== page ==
Monday, May 23, 2005

If Democrats Had A Philosophy, Would It Matter As Little As The Republicans' "Philosophy"?

I find that if I'm unsure about what to write about for my Sunday column (which is due Thursday at noon), I just read the paper's editorials on Thursday and usually there's something to complain about. But this time I found something to applaud. Here's Bob Schuster's original editorial, and the newspaper link for me as well. "Oafish"? Well, I guess my editor will stretch for assonance when he feels like it.

East Valley Tribune, May 22, 2005

Most of the time I use this space to take shots at Bob Schuster, so it’s only fair to salute him when he gets it right. (Plus, maybe it’ll keep him off-balance for my next attack.)

Last Thursday, The Tribune came out against the initiative to amend the state constitution to ban not only gay marriage, but any sort of second-class civil union substitute. But the initiative wouldn’t stop there; it also would prohibit public employers from offering partner benefits and it would interfere with private citizens’ rights to designate their agents for healthcare or child-rearing decisions or the beneficiaries of their wills.

This is pretty extreme stuff, and The Tribune rightfully opposed it, based on their support of Arizona’s libertarian tradition of letting people live their own lives. The editorial quoted the late Senator Barry Goldwater, who was our last prominent pro-choice Arizona GOP politician.

Quoting Goldwater, however, is a sign that in today’s Arizona GOP, you’re losing the argument. These days, Arizona Republicans still quote Barry, but follow his actual beliefs about as often as electing a Hispanic or black Republican. That is, basically never.

I’m definitely not a Republican, but this marriage amendment cuts across each of the party’s core beliefs. Republicans are supposed to be for lower taxes, smaller government, and a strong military, and this anti-gay stuff is contrary to all three.

Our national defense suffers, because despite a chronic shortage of Arabic speakers in our military (and 130,000 of our troops in Iraq, desperately trying to win hearts and minds), the Defense Department is discharging perfectly capable troops solely because of homosexuality. Our current all-encompassing “war on terror” is rather peculiar, if things are so serious that America needs to use interrogation techniques we used to consider as torture, but not so serious we should stop drumming out qualified gays from the military.

Getting rid of good soldiers and competent linguists doesn’t make the military stronger. (Neither does torture, but that’s a topic for another day.)

Lower taxes? Well, if you look at the numbers, gays tend to earn above-median incomes while having fewer kids and needs for government programs. Thus, they pay more taxes and use fewer services. I don’t see where “conservative values” get advanced by singling out people to pay more, get less, and serve as scapegoats for society’s ills.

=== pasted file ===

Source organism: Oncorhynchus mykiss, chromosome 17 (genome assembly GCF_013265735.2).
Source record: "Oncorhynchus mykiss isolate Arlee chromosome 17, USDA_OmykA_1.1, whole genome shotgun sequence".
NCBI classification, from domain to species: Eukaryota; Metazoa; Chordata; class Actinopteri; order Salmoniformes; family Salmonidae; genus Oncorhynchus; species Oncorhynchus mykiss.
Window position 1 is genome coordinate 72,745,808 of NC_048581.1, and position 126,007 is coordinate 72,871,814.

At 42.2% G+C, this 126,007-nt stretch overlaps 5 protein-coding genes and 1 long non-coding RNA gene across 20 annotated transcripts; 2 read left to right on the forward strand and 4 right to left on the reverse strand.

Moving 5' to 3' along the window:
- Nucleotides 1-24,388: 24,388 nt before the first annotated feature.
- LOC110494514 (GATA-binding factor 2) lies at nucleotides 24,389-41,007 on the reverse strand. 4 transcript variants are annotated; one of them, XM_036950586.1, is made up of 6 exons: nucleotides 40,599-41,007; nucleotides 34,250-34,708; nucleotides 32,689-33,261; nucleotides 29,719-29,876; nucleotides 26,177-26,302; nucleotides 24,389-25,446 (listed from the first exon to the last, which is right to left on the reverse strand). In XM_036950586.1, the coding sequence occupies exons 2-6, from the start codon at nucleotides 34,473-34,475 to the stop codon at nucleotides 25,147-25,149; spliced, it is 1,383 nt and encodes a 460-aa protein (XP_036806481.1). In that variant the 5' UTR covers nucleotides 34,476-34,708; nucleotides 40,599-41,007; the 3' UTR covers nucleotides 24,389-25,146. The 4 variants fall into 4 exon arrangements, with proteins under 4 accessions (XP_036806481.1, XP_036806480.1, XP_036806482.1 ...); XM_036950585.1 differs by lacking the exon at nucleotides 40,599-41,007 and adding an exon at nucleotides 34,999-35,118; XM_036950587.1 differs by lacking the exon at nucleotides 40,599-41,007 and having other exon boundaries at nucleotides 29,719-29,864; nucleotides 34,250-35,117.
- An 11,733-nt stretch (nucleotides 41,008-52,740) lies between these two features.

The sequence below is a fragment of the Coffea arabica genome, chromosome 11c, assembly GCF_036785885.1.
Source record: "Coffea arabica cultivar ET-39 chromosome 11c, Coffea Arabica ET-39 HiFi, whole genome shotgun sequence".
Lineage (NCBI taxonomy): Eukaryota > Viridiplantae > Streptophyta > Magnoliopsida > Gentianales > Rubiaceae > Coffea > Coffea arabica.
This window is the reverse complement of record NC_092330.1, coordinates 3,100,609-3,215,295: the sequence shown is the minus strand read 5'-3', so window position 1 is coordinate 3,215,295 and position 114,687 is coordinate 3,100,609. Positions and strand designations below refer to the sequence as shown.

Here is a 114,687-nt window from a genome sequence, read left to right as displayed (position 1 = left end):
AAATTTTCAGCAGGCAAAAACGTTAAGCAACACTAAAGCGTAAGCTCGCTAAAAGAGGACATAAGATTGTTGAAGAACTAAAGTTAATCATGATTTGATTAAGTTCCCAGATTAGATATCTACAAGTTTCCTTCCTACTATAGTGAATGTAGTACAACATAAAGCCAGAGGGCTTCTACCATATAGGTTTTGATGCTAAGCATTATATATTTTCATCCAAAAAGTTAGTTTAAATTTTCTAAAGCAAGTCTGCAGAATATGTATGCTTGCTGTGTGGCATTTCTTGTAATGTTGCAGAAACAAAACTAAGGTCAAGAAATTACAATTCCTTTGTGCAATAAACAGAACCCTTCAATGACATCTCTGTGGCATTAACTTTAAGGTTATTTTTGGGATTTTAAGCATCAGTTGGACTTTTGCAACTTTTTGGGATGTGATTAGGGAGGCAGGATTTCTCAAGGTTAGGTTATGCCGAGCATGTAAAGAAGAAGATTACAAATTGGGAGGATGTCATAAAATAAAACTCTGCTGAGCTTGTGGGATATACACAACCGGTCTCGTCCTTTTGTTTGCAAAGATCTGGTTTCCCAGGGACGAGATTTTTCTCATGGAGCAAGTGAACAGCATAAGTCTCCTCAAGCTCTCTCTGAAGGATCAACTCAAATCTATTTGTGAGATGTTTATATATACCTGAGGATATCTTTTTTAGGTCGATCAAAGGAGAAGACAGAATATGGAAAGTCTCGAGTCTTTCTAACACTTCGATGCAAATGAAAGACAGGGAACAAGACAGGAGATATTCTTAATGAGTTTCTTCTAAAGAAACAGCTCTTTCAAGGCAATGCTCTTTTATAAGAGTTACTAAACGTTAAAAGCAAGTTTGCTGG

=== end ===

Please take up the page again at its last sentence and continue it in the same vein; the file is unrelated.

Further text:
But it’s the “smaller government” bit that really gets a trashing from the gay-bashing. People who refuse to believe that government can operate a competent healthcare financing system or good schools want to use that same government to enforce their own sectarian religious beliefs on everybody else. What’s worse, they’ve chosen two areas -- gays and abortion -- where their demand for “morality” asks nothing of themselves, only of others.

None of the people proposing this amendment plan to enter into a gay marriage. But they are so concerned that other people may do things of which they don’t approve that they insist that the government stop those other people, right now. Then, having made others, by force of law, follow the proponents’ religious beliefs, those proponents can feel pride in their superior, state-enforced morality.

It’s so much cheaper, faster, and easier than out-of-style anachronisms like charity and good works. Such a warm, comforting religion that makes the only morality that matters is getting the state to stop other people from doing things that won’t ever affect you.

Bob’s right -- the amendment is a bad idea. But despite all the Barry-quoting that we’re going to hear, the amendment is a bad idea being pushed almost entirely by Republicans, despite it violating every ostensible Republican core value. Yet unless Sen. John McCain decides opposing these religious extremists could help in 2008, it’ll be tough to find any living Republican politicians brave enough (or with so little to lose) that they’d publicly oppose the anti-gay folks and this awful amendment.

Apparently, some things are just more important than principle. Like winning elections -- for which Republicans need the religious right. (And tribal casino money, too.)

1 comment:

shrimplate said...

Goldwater would be drummed out of the party, were he politically active today. He'd be taking a back seat to Vermont's congressional trio.

But the more I read about him, the more I like him. Unfortunately, I can't think of any other Republicans for which I could say the same.